>> Marc Jacobs's longtime business partner Robert Duffy joined Twitter on January 29 — catch him while you can, he says he's only Twittering until Feb. 16 after the Marc by Marc Jacobs show. In the week or so he's been on the social network, however, Duffy has shed a lot of light on upcoming projects at the company — as well as his business philosophy. For instance:
Duffy went to Los Angeles last week to work on an undisclosed movie project.
"Working on a movie project in LA. Also helping to edit a photo book about all the people that work with us. It's amazing! . . . The kids I work with all over the world are the most inspiring ever! So a book is being done on them. Working title 'the men and women of mj.'"
Will Marc join Twitter again? »
And the company is launching e-commerce in August.
"The e-commerce site will not ship internationaly at first. But you can check the web and e-mail a store and they can send it to you."
Marc doesn't do social networking anymore.
"No! Marc doesn't Twitter. He did & facebook. Wasn't a good idea for him. He closed all. Many use his name. He isn't on anything."
But he is appearing in the label's upcoming men's fragrance ads.
"Just saw Juergen Teller's pictures of Marc in our new mens fragrance Ads. You are going to fip! He looks very HOT!"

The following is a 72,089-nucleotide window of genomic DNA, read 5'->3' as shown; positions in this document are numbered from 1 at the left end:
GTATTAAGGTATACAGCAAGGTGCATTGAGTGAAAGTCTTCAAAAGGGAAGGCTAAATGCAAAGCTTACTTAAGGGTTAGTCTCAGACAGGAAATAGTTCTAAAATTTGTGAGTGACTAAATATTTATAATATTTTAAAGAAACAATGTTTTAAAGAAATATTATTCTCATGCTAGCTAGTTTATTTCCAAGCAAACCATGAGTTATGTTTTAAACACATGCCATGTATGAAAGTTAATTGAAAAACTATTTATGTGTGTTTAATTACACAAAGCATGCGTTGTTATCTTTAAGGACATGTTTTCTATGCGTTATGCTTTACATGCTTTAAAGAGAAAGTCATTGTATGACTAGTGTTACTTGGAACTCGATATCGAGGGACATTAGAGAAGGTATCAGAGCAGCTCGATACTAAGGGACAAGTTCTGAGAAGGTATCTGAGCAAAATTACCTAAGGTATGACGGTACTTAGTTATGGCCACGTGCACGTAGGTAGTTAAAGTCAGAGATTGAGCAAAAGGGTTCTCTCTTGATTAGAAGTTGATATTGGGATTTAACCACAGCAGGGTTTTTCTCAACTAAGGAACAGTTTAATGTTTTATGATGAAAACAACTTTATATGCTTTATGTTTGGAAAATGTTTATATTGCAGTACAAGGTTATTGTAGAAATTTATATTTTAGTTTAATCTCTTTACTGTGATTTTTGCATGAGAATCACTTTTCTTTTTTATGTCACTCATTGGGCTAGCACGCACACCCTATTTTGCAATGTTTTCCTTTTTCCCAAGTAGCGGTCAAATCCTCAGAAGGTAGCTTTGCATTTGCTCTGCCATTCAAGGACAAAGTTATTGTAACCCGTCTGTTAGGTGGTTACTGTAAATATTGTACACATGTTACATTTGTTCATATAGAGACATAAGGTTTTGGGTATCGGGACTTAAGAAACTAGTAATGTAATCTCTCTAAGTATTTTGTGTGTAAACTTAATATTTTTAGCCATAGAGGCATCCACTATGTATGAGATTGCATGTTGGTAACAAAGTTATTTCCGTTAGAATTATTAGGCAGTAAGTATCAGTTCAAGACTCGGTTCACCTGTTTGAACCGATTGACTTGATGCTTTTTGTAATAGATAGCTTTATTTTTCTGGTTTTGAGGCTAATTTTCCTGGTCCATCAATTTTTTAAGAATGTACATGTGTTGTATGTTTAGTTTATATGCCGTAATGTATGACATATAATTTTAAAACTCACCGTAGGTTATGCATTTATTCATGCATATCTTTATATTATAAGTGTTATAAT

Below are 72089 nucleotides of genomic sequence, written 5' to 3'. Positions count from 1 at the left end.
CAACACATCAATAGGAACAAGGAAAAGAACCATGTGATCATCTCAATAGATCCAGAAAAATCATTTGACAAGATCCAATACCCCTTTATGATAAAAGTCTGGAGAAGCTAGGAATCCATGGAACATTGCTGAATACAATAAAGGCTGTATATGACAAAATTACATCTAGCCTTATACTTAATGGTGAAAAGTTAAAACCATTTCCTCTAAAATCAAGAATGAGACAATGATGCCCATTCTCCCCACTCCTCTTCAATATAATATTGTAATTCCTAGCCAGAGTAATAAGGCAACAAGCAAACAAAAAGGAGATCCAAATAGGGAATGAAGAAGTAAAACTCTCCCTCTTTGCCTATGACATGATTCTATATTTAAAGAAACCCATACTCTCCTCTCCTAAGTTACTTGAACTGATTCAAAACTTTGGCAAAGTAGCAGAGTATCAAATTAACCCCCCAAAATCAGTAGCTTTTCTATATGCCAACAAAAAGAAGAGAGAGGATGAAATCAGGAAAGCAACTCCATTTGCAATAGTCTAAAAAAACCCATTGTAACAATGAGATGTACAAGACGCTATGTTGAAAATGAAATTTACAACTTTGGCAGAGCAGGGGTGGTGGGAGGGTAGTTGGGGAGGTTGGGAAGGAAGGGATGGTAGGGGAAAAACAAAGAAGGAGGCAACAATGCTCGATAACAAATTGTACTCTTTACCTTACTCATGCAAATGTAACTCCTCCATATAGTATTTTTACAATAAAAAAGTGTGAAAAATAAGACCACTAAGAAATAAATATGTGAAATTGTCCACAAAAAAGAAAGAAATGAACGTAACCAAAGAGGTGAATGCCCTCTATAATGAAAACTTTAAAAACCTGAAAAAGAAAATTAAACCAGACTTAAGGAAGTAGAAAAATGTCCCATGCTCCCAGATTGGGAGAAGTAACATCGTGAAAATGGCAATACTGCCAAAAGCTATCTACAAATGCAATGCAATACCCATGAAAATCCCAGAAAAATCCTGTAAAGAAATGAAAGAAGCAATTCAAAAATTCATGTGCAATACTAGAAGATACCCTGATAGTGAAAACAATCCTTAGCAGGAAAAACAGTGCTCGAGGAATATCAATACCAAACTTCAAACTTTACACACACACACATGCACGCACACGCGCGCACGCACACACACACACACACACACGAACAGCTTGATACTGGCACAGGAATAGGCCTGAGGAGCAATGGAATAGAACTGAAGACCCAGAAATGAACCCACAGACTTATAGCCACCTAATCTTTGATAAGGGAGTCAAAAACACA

Marc does a Resort collection, but not Pre-Fall.
"No pre-fall. I don't believe in it. People want what they see on the runway!"
They also don't play the red carpet game.
"LA is all Oscar fever! Everyone is trying to get a dress on someone. It's crazy! So funny to watch. Glad we don't do that!"
"We have sizes 0-16. We sell mostly 2-6 in our stores. Thats a fact for our business. Our wholesale business is very different . . . Yes we go up to 16. Few people buy them. I wish they would. We keep making them. So we stock in our stores only to 14. No one buys them."
And on models:
"Never had a model no show in 26 years. I swear!"
"The issues with eating disorders are taken very seriously by our industry. The CFDA and designers I know have addressed this . . . There were models who were not allowed to work because their agencies were being responsible. It's a hughe problem. But people are trying."